A software program is an executable model of some part of a real or imaginary universe. The users of the program expect that the program accurately models the relevant universe so that manipulating the model allows understanding of the reality being modeled.
As human beings, we do the same sort of modeling when we think about the world around us. We observe the world and make mental models of portions of it that are of interest. We then understand the world based on the models we have made.
When we deal with the real world, the quality of our mental models, the degree to which the models accurately reflect reality, determines how well we think and thus how well we survive.
The same is true of the software we develop -- the quality of the models is of paramount importance.
With software, however, there are considerations in addition to the quality of the models:
We operate from a basic view of the process involved in software development.
Entities and Attributes
The universe is populated by entities -- individual objects. We characterize the state of an entity in terms of it attributes. We choose the attributes that we deem important based on the nature of the problem we are attempting to solve. The state of an entity at any point is time consists of the values of the set of attributes.
Relationships link entities to each other in various ways. Relationships may have attributes of their own.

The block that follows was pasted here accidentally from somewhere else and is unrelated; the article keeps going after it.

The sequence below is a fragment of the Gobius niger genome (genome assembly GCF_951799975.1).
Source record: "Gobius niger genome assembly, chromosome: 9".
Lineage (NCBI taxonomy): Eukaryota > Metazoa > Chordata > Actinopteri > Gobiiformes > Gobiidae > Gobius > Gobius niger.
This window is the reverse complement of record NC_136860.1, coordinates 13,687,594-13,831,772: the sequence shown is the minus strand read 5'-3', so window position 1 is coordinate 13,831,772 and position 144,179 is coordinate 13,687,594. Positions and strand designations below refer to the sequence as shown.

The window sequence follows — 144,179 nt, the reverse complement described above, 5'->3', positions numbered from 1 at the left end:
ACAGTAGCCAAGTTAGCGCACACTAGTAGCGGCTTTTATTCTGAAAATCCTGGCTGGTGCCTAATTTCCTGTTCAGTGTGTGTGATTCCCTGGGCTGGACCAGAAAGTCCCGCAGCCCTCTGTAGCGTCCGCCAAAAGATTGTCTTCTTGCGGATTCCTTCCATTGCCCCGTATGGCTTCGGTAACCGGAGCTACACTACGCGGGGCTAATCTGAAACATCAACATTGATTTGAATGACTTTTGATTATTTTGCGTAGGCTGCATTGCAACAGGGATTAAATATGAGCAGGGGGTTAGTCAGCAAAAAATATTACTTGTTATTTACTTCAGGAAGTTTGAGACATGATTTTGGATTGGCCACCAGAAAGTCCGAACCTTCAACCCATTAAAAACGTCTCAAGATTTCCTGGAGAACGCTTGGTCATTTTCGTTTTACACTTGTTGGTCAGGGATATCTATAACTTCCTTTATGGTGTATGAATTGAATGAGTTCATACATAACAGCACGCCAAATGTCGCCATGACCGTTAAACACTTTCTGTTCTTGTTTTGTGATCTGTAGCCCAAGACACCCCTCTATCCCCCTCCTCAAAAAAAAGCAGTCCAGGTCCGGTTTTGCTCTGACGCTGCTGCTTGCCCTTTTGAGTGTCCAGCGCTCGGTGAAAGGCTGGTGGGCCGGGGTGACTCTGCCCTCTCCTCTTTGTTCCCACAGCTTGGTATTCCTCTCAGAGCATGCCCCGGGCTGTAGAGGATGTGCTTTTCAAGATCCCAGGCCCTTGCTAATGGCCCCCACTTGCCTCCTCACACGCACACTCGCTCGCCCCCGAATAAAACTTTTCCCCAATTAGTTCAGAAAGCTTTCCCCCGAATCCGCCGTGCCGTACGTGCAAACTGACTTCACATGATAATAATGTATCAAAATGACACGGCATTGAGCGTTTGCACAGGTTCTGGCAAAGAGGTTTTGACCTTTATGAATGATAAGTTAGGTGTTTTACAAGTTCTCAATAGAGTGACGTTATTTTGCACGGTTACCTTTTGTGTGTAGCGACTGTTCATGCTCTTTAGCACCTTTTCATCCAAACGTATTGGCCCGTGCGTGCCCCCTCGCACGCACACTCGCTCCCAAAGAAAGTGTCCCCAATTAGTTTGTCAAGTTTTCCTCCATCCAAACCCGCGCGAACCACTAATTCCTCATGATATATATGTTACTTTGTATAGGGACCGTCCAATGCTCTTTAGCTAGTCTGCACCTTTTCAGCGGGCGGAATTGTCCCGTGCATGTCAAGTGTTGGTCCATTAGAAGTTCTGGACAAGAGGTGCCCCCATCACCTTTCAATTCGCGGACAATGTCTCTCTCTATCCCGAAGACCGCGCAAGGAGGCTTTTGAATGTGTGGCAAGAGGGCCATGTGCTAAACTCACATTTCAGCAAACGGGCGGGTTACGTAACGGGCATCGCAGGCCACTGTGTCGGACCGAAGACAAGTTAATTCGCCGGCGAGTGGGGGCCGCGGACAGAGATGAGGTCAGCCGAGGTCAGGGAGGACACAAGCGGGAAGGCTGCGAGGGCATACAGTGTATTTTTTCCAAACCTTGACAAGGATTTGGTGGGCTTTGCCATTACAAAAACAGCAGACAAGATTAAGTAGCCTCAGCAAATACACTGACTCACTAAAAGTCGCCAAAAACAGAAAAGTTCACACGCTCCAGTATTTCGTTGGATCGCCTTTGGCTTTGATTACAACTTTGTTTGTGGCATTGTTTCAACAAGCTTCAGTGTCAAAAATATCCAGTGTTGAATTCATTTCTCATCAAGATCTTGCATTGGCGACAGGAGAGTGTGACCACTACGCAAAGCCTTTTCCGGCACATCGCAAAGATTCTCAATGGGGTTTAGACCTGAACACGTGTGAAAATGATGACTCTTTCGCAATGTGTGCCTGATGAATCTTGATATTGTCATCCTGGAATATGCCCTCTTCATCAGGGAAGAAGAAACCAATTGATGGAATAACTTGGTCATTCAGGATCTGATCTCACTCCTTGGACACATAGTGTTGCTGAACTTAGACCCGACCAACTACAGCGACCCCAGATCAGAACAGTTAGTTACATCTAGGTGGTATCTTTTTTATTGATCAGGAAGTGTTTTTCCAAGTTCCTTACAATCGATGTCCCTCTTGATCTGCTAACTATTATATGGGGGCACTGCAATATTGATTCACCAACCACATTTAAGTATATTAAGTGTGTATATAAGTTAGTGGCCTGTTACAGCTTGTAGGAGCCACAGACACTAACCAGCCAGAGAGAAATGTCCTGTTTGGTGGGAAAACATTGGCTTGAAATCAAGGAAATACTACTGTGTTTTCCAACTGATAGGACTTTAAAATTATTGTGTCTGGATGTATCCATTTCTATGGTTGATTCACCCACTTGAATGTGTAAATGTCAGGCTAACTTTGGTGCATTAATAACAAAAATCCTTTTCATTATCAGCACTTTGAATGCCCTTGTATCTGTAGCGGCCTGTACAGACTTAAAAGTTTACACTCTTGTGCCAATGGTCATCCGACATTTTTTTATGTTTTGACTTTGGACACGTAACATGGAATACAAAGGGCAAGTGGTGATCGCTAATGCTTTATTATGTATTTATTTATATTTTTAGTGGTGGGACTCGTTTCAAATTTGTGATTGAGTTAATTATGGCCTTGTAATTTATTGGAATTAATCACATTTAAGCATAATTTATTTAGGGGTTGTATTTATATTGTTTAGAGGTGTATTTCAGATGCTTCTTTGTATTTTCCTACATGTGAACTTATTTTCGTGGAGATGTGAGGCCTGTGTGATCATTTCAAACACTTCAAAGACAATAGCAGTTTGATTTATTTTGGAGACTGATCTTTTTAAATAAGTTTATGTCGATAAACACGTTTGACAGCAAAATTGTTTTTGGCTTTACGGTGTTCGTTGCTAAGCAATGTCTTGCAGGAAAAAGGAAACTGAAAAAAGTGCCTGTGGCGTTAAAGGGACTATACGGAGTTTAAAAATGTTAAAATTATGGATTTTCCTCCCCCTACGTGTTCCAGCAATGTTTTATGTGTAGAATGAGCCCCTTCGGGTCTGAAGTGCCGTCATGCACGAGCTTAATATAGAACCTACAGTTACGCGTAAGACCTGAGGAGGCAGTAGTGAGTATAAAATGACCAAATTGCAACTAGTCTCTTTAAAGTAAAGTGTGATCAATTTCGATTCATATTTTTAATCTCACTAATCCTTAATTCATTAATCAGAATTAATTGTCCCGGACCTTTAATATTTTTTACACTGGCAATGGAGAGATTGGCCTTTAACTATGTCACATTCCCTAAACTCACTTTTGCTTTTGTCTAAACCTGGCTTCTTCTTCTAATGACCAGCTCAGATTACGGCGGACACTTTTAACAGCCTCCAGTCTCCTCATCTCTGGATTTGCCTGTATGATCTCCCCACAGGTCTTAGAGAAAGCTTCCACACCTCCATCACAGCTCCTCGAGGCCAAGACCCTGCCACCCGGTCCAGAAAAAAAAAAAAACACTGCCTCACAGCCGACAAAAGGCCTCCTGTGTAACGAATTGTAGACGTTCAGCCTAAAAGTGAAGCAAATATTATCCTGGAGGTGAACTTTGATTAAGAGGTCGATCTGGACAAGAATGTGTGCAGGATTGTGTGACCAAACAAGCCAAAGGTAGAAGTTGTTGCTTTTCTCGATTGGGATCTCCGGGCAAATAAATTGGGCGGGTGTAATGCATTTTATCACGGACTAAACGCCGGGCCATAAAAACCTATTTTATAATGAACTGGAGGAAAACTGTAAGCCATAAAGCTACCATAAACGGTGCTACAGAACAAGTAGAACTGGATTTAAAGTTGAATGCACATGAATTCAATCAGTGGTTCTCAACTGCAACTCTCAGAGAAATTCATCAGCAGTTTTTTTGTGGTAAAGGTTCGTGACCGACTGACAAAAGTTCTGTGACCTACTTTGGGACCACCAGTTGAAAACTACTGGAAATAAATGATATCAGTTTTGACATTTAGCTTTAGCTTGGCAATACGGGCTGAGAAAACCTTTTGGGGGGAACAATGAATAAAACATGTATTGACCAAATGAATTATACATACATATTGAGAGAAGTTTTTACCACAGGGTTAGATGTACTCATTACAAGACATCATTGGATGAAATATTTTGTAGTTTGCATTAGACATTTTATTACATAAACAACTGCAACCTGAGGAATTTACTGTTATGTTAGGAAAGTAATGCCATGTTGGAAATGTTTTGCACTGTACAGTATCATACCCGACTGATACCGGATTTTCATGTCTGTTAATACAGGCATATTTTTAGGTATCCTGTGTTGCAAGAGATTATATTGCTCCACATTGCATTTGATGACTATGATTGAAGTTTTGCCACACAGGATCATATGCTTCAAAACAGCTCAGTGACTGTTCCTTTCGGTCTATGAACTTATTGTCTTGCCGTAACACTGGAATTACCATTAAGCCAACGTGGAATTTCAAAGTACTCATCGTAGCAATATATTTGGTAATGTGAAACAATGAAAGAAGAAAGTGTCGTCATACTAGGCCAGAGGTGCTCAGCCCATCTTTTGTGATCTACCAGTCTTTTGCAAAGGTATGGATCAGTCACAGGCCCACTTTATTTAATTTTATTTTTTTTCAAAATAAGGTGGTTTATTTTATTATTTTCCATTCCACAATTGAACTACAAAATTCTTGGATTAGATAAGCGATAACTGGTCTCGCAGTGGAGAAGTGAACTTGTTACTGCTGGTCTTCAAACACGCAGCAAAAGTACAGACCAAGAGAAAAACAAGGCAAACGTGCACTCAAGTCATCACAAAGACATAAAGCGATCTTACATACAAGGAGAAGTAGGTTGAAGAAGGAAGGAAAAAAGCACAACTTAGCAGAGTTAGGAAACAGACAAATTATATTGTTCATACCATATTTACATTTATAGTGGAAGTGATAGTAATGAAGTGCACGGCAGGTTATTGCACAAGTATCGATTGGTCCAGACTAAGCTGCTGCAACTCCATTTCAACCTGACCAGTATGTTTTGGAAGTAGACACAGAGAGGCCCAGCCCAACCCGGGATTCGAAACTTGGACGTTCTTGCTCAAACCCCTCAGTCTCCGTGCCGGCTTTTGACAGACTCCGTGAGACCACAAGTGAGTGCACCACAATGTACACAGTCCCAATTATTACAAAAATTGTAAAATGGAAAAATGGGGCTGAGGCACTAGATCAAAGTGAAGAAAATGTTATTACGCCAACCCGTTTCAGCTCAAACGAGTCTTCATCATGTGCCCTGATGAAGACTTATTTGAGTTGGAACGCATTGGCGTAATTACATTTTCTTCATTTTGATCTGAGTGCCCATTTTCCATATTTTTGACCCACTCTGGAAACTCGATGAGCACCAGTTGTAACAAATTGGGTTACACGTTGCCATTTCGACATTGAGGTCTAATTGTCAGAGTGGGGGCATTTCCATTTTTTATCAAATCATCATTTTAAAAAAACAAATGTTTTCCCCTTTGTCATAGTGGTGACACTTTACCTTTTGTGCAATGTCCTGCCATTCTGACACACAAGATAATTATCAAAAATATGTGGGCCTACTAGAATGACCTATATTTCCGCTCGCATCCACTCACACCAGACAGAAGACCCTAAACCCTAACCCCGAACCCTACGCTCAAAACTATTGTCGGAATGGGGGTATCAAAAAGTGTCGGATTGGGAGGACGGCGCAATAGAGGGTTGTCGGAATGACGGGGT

Entities have behaviors. They respond to events by changing the value of some of their attributes.
Classes abstract features that collections of entities have in common.
Subclasses are specializations of their parent classes. This is the basis of inheritance, abstraction, and encapsulation.
Our world view supports multiple inheritance which allows a class to inherit from more than one parent class.
We admit multiple inheritance because it is closer to the way our mind works than the single inheritance model. The decision to use multiple inheritance or even single inheritance in developing a particular piece of software is a design decision that is made with regard to the specific problem to be solved and the features available in the language(s) to be used.
Object Oriented model
This is our view of the Object Oriented paradigm. It doesn't correspond completely with any of the prevailing models, but it is compatible with them all.